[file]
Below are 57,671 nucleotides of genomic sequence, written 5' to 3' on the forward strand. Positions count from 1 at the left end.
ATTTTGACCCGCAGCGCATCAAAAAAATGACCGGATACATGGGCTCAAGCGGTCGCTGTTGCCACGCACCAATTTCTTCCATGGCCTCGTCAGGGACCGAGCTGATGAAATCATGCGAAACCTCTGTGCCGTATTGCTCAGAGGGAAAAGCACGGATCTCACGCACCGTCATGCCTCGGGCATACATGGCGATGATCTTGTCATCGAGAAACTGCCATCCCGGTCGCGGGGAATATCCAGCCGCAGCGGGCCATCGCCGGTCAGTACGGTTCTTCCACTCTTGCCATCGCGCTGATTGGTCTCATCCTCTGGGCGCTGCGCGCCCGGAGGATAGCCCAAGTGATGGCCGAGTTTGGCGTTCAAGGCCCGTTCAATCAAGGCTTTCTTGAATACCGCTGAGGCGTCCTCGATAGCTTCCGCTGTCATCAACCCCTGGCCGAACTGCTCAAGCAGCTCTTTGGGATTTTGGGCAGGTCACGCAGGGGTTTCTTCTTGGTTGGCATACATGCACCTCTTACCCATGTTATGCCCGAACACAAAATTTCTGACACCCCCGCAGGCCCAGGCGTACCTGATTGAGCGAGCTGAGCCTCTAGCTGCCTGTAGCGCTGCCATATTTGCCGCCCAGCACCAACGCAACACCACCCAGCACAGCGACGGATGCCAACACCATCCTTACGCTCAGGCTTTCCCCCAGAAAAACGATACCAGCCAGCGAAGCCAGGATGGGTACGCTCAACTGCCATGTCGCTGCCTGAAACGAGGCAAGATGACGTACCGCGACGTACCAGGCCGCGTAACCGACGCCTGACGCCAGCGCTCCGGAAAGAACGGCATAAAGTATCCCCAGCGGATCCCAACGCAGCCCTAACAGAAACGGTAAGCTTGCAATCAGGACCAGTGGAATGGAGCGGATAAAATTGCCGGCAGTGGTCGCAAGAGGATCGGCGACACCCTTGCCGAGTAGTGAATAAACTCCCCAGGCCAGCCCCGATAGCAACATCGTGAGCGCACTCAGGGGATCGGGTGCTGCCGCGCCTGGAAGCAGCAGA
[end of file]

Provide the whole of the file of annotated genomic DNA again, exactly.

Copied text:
Below are 57,671 nucleotides of genomic sequence, written 5' to 3' on the forward strand. Positions count from 1 at the left end.
ATTTTGACCCGCAGCGCATCAAAAAAATGACCGGATACATGGGCTCAAGCGGTCGCTGTTGCCACGCACCAATTTCTTCCATGGCCTCGTCAGGGACCGAGCTGATGAAATCATGCGAAACCTCTGTGCCGTATTGCTCAGAGGGAAAAGCACGGATCTCACGCACCGTCATGCCTCGGGCATACATGGCGATGATCTTGTCATCGAGAAACTGCCATCCCGGTCGCGGGGAATATCCAGCCGCAGCGGGCCATCGCCGGTCAGTACGGTTCTTCCACTCTTGCCATCGCGCTGATTGGTCTCATCCTCTGGGCGCTGCGCGCCCGGAGGATAGCCCAAGTGATGGCCGAGTTTGGCGTTCAAGGCCCGTTCAATCAAGGCTTTCTTGAATACCGCTGAGGCGTCCTCGATAGCTTCCGCTGTCATCAACCCCTGGCCGAACTGCTCAAGCAGCTCTTTGGGATTTTGGGCAGGTCACGCAGGGGTTTCTTCTTGGTTGGCATACATGCACCTCTTACCCATGTTATGCCCGAACACAAAATTTCTGACACCCCCGCAGGCCCAGGCGTACCTGATTGAGCGAGCTGAGCCTCTAGCTGCCTGTAGCGCTGCCATATTTGCCGCCCAGCACCAACGCAACACCACCCAGCACAGCGACGGATGCCAACACCATCCTTACGCTCAGGCTTTCCCCCAGAAAAACGATACCAGCCAGCGAAGCCAGGATGGGTACGCTCAACTGCCATGTCGCTGCCTGAAACGAGGCAAGATGACGTACCGCGACGTACCAGGCCGCGTAACCGACGCCTGACGCCAGCGCTCCGGAAAGAACGGCATAAAGTATCCCCAGCGGATCCCAACGCAGCCCTAACAGAAACGGTAAGCTTGCAATCAGGACCAGTGGAATGGAGCGGATAAAATTGCCGGCAGTGGTCGCAAGAGGATCGGCGACACCCTTGCCGAGTAGTGAATAAACTCCCCAGGCCAGCCCCGATAGCAACATCGTGAGCGCACTCAGGGGATCGGGTGCTGCCGCGCCTGGAAGCAGCAGA